As an initial step, the selected CPU inference engines were used to run the baseline dense GSC model and the inference performance was measured. Results from these experiments are shown in Figure 1. Inference performance is highly dependent on the batch size (basically how many samples are available for the system to process in parallel). Figure 1(a) shows performance obtained for batches that contained just a single sample and Figure 1(b) illustrates performance when a batch of 64 samples is available.
Within Figure 1(a) and Figure 1(b) there are two separate sets of results. The left-most ‘single-thread’ results illustrate the inference performance when the inference engines are constrained to use just one of the 48 hardware threads available. The right-most results illustrate the performance when the engines are allowed to make full use of the entire processor (although they typically needed manual guidance to achieve optimal performance).
There are several interesting observations stemming from the results in Figure 1:
- Even when the batch size is limited to a single sample, allowing the engines to use multiple hardware threads improves performance, illustrating the engines can multithread a single inference operation.
- When multiple samples are available for processing in parallel, the engines can make significantly more efficient use of the available compute resources, even when constrained to using a single hardware thread, as highlighted in Figure 2. Although not shown graphically for space constraints, it was found that, for most inference engines, there are ‘magic numbers’ associated with batch size. Selecting a ‘good’ batch size can increase performance by 20% or more. The chosen batch size of 64 was a magic number.
- TVM appears to produce similar results for both batch sizes, and while it is a performance leader for single-sample inference, it is a clear laggard for the 64 sample runs (if anyone from the Apache TVM project has guidance on whether there are cool flags/options/switches to improve performance that I have omitted, please ping me!).
Impact of model quantization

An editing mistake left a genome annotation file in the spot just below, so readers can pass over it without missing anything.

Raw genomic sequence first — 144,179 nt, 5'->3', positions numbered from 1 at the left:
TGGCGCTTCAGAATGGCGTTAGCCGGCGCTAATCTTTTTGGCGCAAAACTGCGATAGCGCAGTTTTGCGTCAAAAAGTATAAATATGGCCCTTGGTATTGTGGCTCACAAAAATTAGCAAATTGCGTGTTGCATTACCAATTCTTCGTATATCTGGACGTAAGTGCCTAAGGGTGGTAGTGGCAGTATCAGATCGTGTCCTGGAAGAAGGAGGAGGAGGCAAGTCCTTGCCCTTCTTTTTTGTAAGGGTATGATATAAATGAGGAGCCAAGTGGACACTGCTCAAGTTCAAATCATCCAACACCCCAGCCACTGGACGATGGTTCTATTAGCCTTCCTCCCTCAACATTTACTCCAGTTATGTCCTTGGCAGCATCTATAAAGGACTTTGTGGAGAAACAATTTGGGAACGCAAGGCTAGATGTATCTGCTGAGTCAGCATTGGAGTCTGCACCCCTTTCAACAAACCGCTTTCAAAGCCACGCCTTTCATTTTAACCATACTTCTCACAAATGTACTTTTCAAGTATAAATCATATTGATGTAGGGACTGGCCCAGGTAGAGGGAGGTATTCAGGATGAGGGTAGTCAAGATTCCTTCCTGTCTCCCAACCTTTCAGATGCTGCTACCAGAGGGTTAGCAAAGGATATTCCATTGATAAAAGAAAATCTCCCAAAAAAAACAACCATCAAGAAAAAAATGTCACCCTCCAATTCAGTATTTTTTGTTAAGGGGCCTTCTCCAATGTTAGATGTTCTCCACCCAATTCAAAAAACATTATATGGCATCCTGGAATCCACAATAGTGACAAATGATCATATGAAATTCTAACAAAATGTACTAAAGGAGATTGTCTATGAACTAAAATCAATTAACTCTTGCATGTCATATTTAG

This initial ONNX model uses 32-bit floating point representations for both model weights and activations. The baseline dense network used on the FPGA used 8-bit integer weights and activations. To enable a fair comparison between the CPU and FPGA performance, I quantized both the weight and activations in the CPU GSC model to eight-bit integers using the tools bundled with the ONNX engines. Remember, this Intel 8275CL processor supports the AVX512 VNNI (Vector Neural Network Instructions) instructions, enabling efficient processing of INT8 quantized networks.
The results obtained for this quantized network are shown in Figure 3 and include a direct comparison with the FPGA performance for the dense network (The FPGA used in these experiments was a Xilinx Alveo™ U250). For clarity, going forward I only show CPU results for a batch size of 64, which in all cases was superior to the single sample results.
From Figure 3, there are a couple of key observations. Firstly, for the standard dense network, the 24-core CPU outperforms the FPGA by a significant margin. CPUs are optimized for dense, regular computations, and clearly excel! Secondly, comparing the results in Figure 3 with the results in Figure 1, it is clear that, except for the TVM results, the performance improvement from quantization is muted. This is counter to expectations, where a performance improvement of up to 4X could be expected (we are moving from 32-bit floating point operations to 8-bit integer operations, enabling a processor’s 512-bit AVX vector instructions to process 4X more elements in parallel). After investigation, it became apparent that the presence of the maxpool layers in the GSC network is causing problems for the ONNX quantization toolsets. In several instances, manually disabling quantization of certain layers was required to even achieve a speedup! Overall, quantization support in ONNX appears to be still evolving, with many reports of slowdowns, fragility, and non-portability being reported on various ONNX forums.
Sparse model performance
Finally, we can compare the performance of a sparse network running on the CPU with Numenta’s sparse models running on the FPGA. As mentioned previously, in this blog I do not use Numenta’s techniques to create these CPU networks. Our sparse model was optimized for FPGA and won’t run faster on a CPU using existing CPU tools. We are in the process of migrating our approach to CPUs. In this blog, I use the currently available 3rd party tools for creating optimized sparse models for CPU, i.e. based on pruning. Accordingly, to create a sparse version of the model for the CPU, I used Microsoft Neural Network Intelligence software to prune the original dense model. The overall sparsity of the CPU sparse model is 95%, in line with the sparsity used in our FPGA sparse models. In Figure 4, the performance of this sparse model running on the CPU is compared with the Numenta sparse models running on the FPGA.